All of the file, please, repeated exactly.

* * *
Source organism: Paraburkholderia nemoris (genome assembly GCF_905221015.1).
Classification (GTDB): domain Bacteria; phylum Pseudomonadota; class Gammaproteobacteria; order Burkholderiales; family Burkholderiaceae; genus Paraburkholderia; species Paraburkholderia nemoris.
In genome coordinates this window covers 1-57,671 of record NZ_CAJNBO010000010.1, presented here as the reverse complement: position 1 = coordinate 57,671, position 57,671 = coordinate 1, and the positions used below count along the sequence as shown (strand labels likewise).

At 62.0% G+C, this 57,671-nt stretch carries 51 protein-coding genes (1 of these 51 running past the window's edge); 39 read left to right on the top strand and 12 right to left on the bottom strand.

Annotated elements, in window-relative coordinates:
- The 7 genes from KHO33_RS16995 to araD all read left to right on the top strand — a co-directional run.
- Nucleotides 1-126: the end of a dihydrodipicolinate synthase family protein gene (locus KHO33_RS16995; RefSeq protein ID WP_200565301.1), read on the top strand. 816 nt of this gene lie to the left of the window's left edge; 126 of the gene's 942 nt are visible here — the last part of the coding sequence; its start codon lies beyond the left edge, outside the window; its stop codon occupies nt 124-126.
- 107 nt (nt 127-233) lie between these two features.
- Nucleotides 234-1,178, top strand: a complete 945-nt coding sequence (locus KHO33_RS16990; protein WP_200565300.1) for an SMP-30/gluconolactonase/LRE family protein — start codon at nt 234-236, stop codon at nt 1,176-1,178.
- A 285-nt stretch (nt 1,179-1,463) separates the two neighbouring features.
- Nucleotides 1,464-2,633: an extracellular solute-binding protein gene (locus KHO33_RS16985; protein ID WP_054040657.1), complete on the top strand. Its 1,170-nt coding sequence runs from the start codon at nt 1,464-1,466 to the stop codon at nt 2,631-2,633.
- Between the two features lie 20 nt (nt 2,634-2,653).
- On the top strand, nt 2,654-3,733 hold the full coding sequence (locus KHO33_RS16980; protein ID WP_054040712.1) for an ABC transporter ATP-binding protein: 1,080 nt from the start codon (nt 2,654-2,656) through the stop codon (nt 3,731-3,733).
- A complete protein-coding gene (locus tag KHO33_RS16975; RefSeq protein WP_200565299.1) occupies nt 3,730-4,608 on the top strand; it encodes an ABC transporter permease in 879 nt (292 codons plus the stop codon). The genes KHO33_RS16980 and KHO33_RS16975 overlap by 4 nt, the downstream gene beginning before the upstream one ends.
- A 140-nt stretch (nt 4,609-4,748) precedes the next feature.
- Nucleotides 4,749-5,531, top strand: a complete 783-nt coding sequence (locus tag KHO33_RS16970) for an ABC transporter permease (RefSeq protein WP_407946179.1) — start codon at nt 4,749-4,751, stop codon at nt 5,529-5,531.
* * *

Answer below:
Source organism: Paraburkholderia nemoris (genome assembly GCF_905221015.1).
Classification (GTDB): domain Bacteria; phylum Pseudomonadota; class Gammaproteobacteria; order Burkholderiales; family Burkholderiaceae; genus Paraburkholderia; species Paraburkholderia nemoris.
In genome coordinates this window covers 1-57,671 of record NZ_CAJNBO010000010.1, presented here as the reverse complement: position 1 = coordinate 57,671, position 57,671 = coordinate 1, and the positions used below count along the sequence as shown (strand labels likewise).

At 62.0% G+C, this 57,671-nt stretch carries 51 protein-coding genes (1 of these 51 running past the window's edge); 39 read left to right on the top strand and 12 right to left on the bottom strand.

Annotated elements, in window-relative coordinates:
- The 7 genes from KHO33_RS16995 to araD all read left to right on the top strand — a co-directional run.
- Nucleotides 1-126: the end of a dihydrodipicolinate synthase family protein gene (locus KHO33_RS16995; RefSeq protein ID WP_200565301.1), read on the top strand. 816 nt of this gene lie to the left of the window's left edge; 126 of the gene's 942 nt are visible here — the last part of the coding sequence; its start codon lies beyond the left edge, outside the window; its stop codon occupies nt 124-126.
- 107 nt (nt 127-233) lie between these two features.
- Nucleotides 234-1,178, top strand: a complete 945-nt coding sequence (locus KHO33_RS16990; protein WP_200565300.1) for an SMP-30/gluconolactonase/LRE family protein — start codon at nt 234-236, stop codon at nt 1,176-1,178.
- A 285-nt stretch (nt 1,179-1,463) separates the two neighbouring features.
- Nucleotides 1,464-2,633: an extracellular solute-binding protein gene (locus KHO33_RS16985; protein ID WP_054040657.1), complete on the top strand. Its 1,170-nt coding sequence runs from the start codon at nt 1,464-1,466 to the stop codon at nt 2,631-2,633.
- Between the two features lie 20 nt (nt 2,634-2,653).
- On the top strand, nt 2,654-3,733 hold the full coding sequence (locus KHO33_RS16980; protein ID WP_054040712.1) for an ABC transporter ATP-binding protein: 1,080 nt from the start codon (nt 2,654-2,656) through the stop codon (nt 3,731-3,733).
- A complete protein-coding gene (locus tag KHO33_RS16975; RefSeq protein WP_200565299.1) occupies nt 3,730-4,608 on the top strand; it encodes an ABC transporter permease in 879 nt (292 codons plus the stop codon). The genes KHO33_RS16980 and KHO33_RS16975 overlap by 4 nt, the downstream gene beginning before the upstream one ends.
- A 140-nt stretch (nt 4,609-4,748) precedes the next feature.
- Nucleotides 4,749-5,531, top strand: a complete 783-nt coding sequence (locus tag KHO33_RS16970) for an ABC transporter permease (RefSeq protein WP_407946179.1) — start codon at nt 4,749-4,751, stop codon at nt 5,529-5,531.